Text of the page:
Louis T. Moore parlayed his writing experience and knack for public relations into engaging the incalculable power of the press in his efforts to promote his home town. While he was Director of the Chamber of Commerce not only did he contribute full-length articles and a steady stream of announcements to state magazines and newspapers, but he convinced Star News publisher Rye B. Page to become the Chamber’s president for several years in the 1930s. The strength and steadiness of Louis Moore’s character and his ongoing relationship with the local press is apparent in these words, taken from an editorial written soon after Mr. Moore’s death: “His consideration for others always was apparent and we never knew a time when his desire for helpfulness did not prevail.”
Mr. Moore’s effectiveness beyond state borders was remarkable. In 1929 and 1930, he secured weekly broadcasts over KDKA radio in Pittsburgh to promote Wilmington and the needs of the North Carolina highway system. His general promotions of Wilmington led to articles in national magazines ranging from Popular Mechanics to Better Homes and Gardensto Literary Digest. His advertising skills spotlighted Wilmington so brilliantly that area industries basked in the glow. It is not surprising that Louis T. Moore was said to be the single strongest champion of the Atlantic Coast Line Railroad.
Although local history, preservation, and conservation were Mr. Moore’s chief preoccupations, he also worked diligently to increase revenue for the City of Wilmington. Acting unselfishly for the good of the Cape Fear area, he was a farsighted businessman who worked tirelessly to promote improvements that filled municipal coffers. He saw trade and tourism hampered by inferior highway approaches, an antiquated ferry system, a port that was too shallow, and lack of a maritime protected inland passage – and set about to create change. The process took years of oratory, writing and political wrangling. Though he was criticized for generating little profit within the Chamber of Commerce itself, the City of Wilmington and County of New Hanover eventually profited beyond measure from the dreams Louis T. Moore helped turn into reality.
For the last fourteen years of his life, Mr. Moore served as head of the historical commission. He worked as hard as ever, until the very end: educating and promoting his hometown, always spending more of his own money on postage than the modest honorarium allowed. Letters he wrote not long before his death reflect the fact that he was still researching, educating and promoting.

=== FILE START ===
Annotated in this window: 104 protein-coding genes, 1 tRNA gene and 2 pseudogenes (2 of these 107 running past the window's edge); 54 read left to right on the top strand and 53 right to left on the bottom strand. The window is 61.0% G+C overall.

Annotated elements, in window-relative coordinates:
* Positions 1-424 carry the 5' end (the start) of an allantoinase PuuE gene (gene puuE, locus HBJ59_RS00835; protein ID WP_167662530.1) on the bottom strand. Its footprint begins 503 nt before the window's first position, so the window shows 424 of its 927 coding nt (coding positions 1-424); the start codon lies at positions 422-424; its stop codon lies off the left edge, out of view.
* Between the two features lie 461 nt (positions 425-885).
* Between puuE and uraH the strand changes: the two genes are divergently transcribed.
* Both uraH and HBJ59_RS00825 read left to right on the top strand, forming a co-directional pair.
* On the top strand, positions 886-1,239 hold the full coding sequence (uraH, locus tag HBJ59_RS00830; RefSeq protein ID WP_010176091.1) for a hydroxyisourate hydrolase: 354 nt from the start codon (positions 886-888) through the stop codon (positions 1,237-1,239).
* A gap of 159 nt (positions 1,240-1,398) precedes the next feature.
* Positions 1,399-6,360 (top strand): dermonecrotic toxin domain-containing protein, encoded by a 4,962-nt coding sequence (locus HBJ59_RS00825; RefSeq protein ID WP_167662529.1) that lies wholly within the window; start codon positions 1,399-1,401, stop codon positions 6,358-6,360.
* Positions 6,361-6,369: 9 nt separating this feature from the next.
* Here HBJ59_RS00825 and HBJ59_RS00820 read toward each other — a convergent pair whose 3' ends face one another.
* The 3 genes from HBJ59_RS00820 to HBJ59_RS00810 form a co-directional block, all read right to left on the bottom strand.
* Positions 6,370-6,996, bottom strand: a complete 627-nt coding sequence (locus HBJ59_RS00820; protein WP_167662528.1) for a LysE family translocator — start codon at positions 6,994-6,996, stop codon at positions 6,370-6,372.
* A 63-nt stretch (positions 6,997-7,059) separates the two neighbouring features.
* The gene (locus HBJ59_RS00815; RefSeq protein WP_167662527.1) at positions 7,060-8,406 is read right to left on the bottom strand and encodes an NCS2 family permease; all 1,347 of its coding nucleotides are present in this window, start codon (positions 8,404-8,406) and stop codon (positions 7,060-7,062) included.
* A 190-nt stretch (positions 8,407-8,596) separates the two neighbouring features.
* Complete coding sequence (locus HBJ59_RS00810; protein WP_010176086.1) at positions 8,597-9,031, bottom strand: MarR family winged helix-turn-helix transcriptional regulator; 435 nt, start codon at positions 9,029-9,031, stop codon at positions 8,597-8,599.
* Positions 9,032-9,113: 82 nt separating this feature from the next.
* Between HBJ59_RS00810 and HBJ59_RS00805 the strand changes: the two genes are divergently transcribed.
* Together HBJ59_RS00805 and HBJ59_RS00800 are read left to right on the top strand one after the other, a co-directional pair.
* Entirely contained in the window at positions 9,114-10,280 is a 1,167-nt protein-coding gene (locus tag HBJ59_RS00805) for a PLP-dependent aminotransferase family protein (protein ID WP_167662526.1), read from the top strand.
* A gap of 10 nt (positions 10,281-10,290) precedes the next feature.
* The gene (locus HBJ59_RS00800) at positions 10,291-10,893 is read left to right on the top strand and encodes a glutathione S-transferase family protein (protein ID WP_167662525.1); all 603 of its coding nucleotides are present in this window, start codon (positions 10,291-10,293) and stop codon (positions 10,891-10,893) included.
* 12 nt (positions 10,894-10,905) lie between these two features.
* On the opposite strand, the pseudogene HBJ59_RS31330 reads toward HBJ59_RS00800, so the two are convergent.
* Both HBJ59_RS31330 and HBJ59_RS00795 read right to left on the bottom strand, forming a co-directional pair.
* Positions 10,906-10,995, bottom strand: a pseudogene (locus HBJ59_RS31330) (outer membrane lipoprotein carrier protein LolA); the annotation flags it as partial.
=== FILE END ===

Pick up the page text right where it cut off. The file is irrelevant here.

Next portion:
The late historian, author, and Brunswick Town preservationist E. Lawrence Lee nominated Mr. Moore for the prestigious Charles A. Cannon Cup awarded by the North Carolina Society for the Preservation of Antiquities. Moore received the honor in 1960. Dr. Lee stated, “More than anyone I know, he has long dedicated himself to the history of Wilmington and vicinity and to the preservation of historical landmarks in that area. His interest in written history has been reflected in his constant search for and preservation of documents and other source materials as well as in his writings.” Louis T. Moore died the following year, on November 30, 1961.
Louis T. Moore’s work in the preservation field does live on in many ways, one of the most delightful being the 1000 panoramic photographs he took during the 1920s and 30s. Years after he left the Chamber of Commerce, he retrieved the pictures and donated them to the New Hanover County Public Library. Through them, viewers can step into a simpler world and slip into a different slice of time. They reflect a period when a search engine was an index finger running across the spines of books on a library shelf and the chief mobile communication tool was the cupping of one’s hands. Seldom is there an image of haste. Indeed, most of his subjects appear comfortable in their stillness. Louis T. Moore has left a far greater gift than he knew.
– Susan Taylor Block
I just want to say I love this book. I’ve looked it over a hundred times at the library, while researching the history of Greenfield Lake and every time I look through it I feel like I see something new. Great work!